“In my interpretation of that, that would include quality of life for faculty and staff and issues of retention and equity,” she says. “They’re clearly not interpreting it that way. So that was disappointing.”

Now, invigorated by their DOMA win, activists will turn their attention to other tasks, such as convincing state legislators to ban workplace discrimination based on sexuality and continuing to push for domestic partner benefits.

There are other options, Kane said. The foundation isn’t the only possible source of funding. It was just the one that made sense.

“This is far from over, because the university has not exhausted all the possible avenues for finding the money for this program,” said Roberts, a former GLOBES chairwoman. “There are just too many avenues where the money could come from for them to throw in the towel at this point.”

For now, Kane said, GLOBES will continue working with the University Council and the administration to seek out other sources of funding.

“The faculty and the council and the administration seem to be behind this, but it would be nice to see a little more public advocacy and personal advocacy from the president’s office, from HR,” she said. “In the other university systems that we’ve seen this happen at, the higher administration has provided direction and leadership on this issue.”

Now that DOMA has been struck down, equal rights advocates at UGA hope the school’s administration will adopt a mindset reflecting that of the nation.

“I hope that UGA administrators will align with the rest of the country in feeling that equality and fair treatment should be the law of the land and the law of campus,” Roberts said.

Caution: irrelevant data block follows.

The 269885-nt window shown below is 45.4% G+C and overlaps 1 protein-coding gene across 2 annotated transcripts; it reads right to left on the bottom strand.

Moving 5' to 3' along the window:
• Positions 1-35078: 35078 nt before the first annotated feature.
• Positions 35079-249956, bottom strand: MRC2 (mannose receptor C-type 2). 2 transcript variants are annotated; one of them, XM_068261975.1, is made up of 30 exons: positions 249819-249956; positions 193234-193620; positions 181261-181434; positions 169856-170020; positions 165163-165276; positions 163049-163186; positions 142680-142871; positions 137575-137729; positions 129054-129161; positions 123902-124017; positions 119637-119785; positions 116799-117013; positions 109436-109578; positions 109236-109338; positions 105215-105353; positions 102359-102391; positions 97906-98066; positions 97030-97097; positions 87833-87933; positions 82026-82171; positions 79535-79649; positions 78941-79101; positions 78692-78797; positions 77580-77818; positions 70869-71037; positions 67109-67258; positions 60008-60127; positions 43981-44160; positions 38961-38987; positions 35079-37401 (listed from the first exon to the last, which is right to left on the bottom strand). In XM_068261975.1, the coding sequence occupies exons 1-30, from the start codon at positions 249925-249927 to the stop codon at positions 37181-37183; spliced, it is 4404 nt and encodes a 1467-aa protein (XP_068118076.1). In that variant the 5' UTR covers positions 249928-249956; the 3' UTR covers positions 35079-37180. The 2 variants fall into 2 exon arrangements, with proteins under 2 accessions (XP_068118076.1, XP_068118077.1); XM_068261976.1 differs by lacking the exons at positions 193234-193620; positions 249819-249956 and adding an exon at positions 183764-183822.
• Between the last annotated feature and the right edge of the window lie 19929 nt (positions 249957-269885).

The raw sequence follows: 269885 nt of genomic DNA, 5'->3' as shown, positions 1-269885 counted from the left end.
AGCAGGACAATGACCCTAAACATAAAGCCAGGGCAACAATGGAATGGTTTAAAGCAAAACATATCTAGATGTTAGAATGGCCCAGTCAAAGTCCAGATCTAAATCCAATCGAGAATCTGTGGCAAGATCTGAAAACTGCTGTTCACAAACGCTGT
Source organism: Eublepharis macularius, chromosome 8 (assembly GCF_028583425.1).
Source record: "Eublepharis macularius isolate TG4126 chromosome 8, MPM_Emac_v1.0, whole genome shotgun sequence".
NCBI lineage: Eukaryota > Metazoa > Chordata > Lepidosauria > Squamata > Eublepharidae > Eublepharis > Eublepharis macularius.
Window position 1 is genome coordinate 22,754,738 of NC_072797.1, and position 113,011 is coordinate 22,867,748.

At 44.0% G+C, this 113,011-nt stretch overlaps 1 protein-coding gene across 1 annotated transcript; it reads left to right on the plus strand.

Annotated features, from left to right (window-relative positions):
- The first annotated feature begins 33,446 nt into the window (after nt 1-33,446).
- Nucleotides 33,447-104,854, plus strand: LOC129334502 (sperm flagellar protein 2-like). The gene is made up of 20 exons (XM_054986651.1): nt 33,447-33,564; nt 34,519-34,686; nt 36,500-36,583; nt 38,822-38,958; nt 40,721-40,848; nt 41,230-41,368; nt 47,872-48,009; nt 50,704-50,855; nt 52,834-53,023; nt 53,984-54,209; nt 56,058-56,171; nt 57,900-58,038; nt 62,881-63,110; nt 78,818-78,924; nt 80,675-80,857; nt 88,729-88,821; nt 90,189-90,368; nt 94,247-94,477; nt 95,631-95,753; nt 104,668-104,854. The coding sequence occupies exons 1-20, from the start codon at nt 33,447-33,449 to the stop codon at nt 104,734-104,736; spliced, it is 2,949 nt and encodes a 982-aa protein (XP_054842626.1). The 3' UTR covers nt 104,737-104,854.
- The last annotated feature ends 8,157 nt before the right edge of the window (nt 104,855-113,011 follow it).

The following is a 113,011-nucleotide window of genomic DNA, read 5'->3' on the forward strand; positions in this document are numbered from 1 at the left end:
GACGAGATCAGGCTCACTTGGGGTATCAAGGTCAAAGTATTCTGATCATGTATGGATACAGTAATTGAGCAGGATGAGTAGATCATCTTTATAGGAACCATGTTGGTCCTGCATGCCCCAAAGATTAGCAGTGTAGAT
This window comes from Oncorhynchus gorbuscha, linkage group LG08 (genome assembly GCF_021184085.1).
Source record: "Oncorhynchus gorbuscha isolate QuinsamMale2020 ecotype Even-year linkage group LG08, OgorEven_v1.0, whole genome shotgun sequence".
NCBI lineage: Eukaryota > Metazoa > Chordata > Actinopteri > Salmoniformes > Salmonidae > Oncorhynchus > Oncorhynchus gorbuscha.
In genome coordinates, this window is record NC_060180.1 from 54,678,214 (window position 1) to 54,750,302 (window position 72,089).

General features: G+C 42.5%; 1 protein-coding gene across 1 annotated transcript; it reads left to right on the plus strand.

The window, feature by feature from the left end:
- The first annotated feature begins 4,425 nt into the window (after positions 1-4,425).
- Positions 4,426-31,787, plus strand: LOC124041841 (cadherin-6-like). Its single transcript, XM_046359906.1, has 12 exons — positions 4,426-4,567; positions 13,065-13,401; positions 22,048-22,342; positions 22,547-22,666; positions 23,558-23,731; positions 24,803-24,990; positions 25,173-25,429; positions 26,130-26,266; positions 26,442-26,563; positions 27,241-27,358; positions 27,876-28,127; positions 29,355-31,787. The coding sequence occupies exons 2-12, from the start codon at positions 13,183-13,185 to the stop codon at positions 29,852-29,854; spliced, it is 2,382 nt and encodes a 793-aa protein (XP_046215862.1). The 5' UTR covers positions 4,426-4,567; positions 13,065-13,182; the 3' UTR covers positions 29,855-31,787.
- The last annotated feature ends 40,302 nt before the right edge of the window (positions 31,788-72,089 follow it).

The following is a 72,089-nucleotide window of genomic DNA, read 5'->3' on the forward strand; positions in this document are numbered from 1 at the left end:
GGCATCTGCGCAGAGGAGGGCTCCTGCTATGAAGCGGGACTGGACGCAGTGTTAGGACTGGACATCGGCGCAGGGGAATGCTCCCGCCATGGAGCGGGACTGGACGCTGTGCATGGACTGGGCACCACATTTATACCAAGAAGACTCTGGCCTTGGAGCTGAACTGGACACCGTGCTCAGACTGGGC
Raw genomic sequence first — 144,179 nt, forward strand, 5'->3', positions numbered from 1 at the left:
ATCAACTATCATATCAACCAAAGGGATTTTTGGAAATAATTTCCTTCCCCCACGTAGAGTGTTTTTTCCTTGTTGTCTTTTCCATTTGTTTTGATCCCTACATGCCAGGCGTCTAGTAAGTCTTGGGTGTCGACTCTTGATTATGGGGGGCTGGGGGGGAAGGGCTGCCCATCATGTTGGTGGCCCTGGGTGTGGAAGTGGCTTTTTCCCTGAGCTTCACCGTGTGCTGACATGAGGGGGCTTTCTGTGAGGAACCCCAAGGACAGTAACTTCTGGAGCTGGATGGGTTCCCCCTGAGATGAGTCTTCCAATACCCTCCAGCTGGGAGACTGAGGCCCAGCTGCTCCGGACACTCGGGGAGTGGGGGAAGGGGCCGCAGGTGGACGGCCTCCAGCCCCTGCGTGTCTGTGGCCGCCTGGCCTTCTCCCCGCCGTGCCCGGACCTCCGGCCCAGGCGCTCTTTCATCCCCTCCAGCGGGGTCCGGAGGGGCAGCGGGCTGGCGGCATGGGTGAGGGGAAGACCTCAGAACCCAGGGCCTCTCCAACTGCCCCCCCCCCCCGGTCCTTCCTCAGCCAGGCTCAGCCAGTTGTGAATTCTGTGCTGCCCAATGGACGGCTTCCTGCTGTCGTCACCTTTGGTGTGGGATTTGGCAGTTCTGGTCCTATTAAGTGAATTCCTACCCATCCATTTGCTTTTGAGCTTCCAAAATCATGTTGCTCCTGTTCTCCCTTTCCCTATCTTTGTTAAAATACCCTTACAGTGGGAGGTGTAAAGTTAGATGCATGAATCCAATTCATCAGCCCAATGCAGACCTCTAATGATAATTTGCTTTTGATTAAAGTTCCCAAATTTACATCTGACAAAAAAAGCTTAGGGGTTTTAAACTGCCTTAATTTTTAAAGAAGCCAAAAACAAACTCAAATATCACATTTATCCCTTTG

In a statement, UGA spokesman Tom Jackson said the administration is “pleased that UGA is able to provide the voluntary benefits along the same lines as Georgia Tech, Georgia State, and other institutions in the System” and would not comment further. But as Frick pointed out, these soft benefits are employee-funded and eight years late—faculty and staff first asked for them in 2005.

That was a year after Georgia voters, by a margin of 77 percent to 23 percent (52-48 even in supposedly liberal Athens), passed an amendment to the state constitution banning gay marriage and civil unions. There was a certain amount of schadenfreude in the air at the DOMA celebration.

“Remember how sick and frustrated you were in 2003, 2004?” DuBose asked the crowd. “How you cussed and kicked something? Well, this (the DOMA ruling) is retribution for that.

“I think we should bring it back up for a vote,” she said, noting that the majority of Americans now accept same-sex marriage, especially young people. “I think we can beat ’em now.”

Based on Georgia Equality’s polls, Sheldon was not so sure.

“It may not surprise you we don’t have as much support here as we do when you poll all Americans,” she said. “It’s still in the 30 percent (range). So the first step is education.”

In the meantime, Sheldon and other experts are still trying to parse what the DOMA decision will mean for Georgians. Same-sex marriages in other states still won’t be recognized here, and partners won’t be eligible for federal tax breaks for married couples or Social Security benefits because they’re under the control of states, she said. However, Sheldon, an Army reservist, expects the military to “act really quickly” to offer benefits like health insurance to same-sex partners, and the Obama administration will make other federal benefits available in the coming weeks, she said.